Extensive research has been undertaken on the immune-modulatory properties of fucoidan. Published papers have reported that fucoidan may exert a range of beneficial effects on the human immune system, including the reduction of allergic responses and the activation of dendritic cells, natural killer cells and T cells. It has also been shown that fucoidan has the potential to boost important anti-viral and anti-tumour responses.
Boosting immune responses
Immune responses to vaccines or infections can be compromised, particularly during ill health and in older people. In a clinical setting, ingestion of fucoidan was shown to help boost the immune responses to seasonal influenza vaccinations (Negishi, 2013). The ingestion of fucoidan has also been shown to increase the anti-pathogenic activity of granulocytes and macrophages in healthy people (Myers, 2011). Increased immune activity after fucoidan ingestion can even eliminate the tropical protozoan parasite Leishmania, as seen in a mouse model (Kar, 2011). Fucoidans can also promote the maturation of dendritic cells, activate NK cells and promote cytotoxic activity (Zhang, 2015).
Supporting immune function
Fucoidan has been shown to restore the secretion of anti-microbial peptides and contribute to the regulation of mucosal immune health (Cox, 2020). An Australian study assessed gut markers of immunity and inflammation, including lysozyme - a known indicator of innate immune function. The intense physical activity of athletes is often associated with depressed lysozyme levels and associated with changes in immune function. The research demonstrated a ~45% increase in fecal lysozyme in a group of elite athletes following a period of supplementation with high purity fucoidan. Lysozyme levels in the elite athletes normalized and were restored to levels consistent with those of a healthy control group.
Damping allergic responses
Published research has reported that fucoidan can reduce allergic responses after ingestion (Maruyama, 2015) and even after topical application (Yang, 2012). Fucoidan can suppress the over-expression of the antibody IgE in immune cells in people with allergic dermatitis and can also decrease the actual number of cells producing IgE (Iwamoto, 2011). It has been proposed that the mechanism of action for this damping of allergic responses is via upregulation of galactin-9, a protein integral to the regulation of cell-to-cell interactions (Tanino, 2016, Mizuno 2020).
Stem cell modulation
Immune function is fundamentally dependent upon the release and mobilisation of stem cells from bone marrow. As stem cells are released from bone marrow, they differentiate into all the different types of immune cells, including neutrophils, macrophages, cytotoxic natural killer (NK) cells, granulocytes and dendritic cells. Fucoidan has been reported to increase levels of the chemokine SDF1 in the blood and elicit the release of stem cells into the peripheral circulation when used intravenously in animal models (Sweeney, 2002). In humans, it has been shown that the oral ingestion of fucoidan over a period of days increases the number/release of CD34+ haemopoeitic stem cells (Irhimeh, 2007). The same study also showed fucoidan increased SDF1 and the number of CXCR4 receptors on stem cells, which may assist in the lodgement of those cells.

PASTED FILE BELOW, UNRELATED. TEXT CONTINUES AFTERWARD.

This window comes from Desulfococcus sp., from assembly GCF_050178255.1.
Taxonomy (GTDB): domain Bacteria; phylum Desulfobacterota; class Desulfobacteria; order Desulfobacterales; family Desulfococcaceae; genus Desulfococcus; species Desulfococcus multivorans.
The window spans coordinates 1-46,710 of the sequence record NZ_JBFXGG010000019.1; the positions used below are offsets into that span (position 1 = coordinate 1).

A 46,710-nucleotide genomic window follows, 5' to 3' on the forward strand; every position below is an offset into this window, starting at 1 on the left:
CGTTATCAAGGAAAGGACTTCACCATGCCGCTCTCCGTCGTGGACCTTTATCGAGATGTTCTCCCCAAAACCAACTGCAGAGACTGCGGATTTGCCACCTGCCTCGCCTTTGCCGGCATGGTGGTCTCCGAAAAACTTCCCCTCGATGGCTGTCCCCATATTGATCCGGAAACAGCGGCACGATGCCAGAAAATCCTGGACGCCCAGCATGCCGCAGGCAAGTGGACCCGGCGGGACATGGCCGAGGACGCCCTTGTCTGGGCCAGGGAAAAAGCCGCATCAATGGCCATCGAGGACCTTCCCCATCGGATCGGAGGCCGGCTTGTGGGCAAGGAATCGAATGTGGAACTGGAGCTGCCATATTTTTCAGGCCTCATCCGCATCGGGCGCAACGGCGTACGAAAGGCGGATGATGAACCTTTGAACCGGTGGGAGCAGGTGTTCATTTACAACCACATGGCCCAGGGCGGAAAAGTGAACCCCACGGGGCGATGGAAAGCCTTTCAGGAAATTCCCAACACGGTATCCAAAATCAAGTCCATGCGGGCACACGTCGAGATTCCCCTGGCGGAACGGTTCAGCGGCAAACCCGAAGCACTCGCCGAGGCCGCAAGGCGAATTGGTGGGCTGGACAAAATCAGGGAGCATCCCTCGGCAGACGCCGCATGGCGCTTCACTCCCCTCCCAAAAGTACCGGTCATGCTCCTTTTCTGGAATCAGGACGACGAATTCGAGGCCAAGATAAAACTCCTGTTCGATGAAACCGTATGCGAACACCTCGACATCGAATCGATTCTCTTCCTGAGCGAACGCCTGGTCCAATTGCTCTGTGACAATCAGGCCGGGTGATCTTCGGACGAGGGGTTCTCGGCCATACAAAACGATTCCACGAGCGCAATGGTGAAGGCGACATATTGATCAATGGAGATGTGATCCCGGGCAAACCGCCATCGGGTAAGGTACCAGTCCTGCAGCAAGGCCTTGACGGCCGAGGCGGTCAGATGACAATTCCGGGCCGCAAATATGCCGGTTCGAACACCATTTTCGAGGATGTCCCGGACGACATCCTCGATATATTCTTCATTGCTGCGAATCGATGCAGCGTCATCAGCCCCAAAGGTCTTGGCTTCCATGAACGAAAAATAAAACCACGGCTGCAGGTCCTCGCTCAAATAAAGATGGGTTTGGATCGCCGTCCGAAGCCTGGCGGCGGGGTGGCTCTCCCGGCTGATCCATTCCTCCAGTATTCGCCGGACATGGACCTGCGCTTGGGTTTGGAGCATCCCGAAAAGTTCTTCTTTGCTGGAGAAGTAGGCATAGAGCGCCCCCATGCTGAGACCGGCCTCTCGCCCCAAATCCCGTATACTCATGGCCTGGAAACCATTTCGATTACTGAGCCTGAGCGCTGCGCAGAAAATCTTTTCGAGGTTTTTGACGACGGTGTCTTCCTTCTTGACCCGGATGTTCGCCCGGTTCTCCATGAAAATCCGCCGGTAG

Fucoidans can block the entry of coated viruses to cells, thereby preventing or halting the progress of infections. Fucoidan has been shown to be a highly effective inhibitor of Herpes Simplex viruses (HSV1 and HSV2) (Thompson, 2004) and influenza viruses (Hayashi, 2008). Oral delivery of fucoidan also inhibits lung damage and clinical signs of respiratory infection in vivo via indirect anti-inflammatory activity. Research in a severe Influenza A H1N1 mouse model using orally administered fucoidan (equivalent to 1-2g day human dose) showed attenuation of both clinical signs and lung damage (Richards, 2020). The mechanism of action appeared to be modulation of pathology, rather than inhibition of virus, indicating that fucoidan has utility regardless of the pathogen causing damage.
Fucoidan has also demonstrated protection against Herpes virus infection (Hayashi, 2008; Hayashi, 2008). In vitro, fucoidan has been shown to inhibit several different strains of influenza, including H1N1 (Hayashi, 2008; Wang, 2017), H5N1 (Makarenkova, 2010), H5N3 and H7N2 (Synytsa, 2014) and parainfluenza (Taoda, 2008). Clinically, fucoidan reduced pro-viral loads in patients with HTLV-1 (Araya, 2011) and showed benefits for patients with chronic hepatitis C (Mori, 2012). Fucoidan has also been shown to exhibit activity against Newcastle virus (Elizondo-Gonzalez, 2012), canine distemper (Trejo-Avila, 2014) and even the measles virus (Morán-Santibañez, 2016).
Compromised lung function is a feature of both infection driven and non-infective pathologies. Viral infections, including the pandemic strain SARS-CoV-2, that affect lung function can cause both acute and long-term chronic damage. SARS-CoV-2 infection suppresses innate immunity and promotes an inflammatory response. Targeting these aspects of SARS-CoV-2 is not only important as the pandemic affects greater proportions of the population, but is also important in addressing regular colds and flu. In clinical and animal studies investigating general immune functions fucoidans have been shown to increase innate immunity and decrease inflammation (Kuznetsova 2020, Fitton 2015, Fitton 2019). In addition, dietary fucoidan has been shown to attenuate pulmonary damage in a model of acute viral infection (Richards 2020). A recent review (Fitton 2021) summarizes the current research on fucoidan with regard to viral lung infections and lung damage and highlights key areas for further research in this application.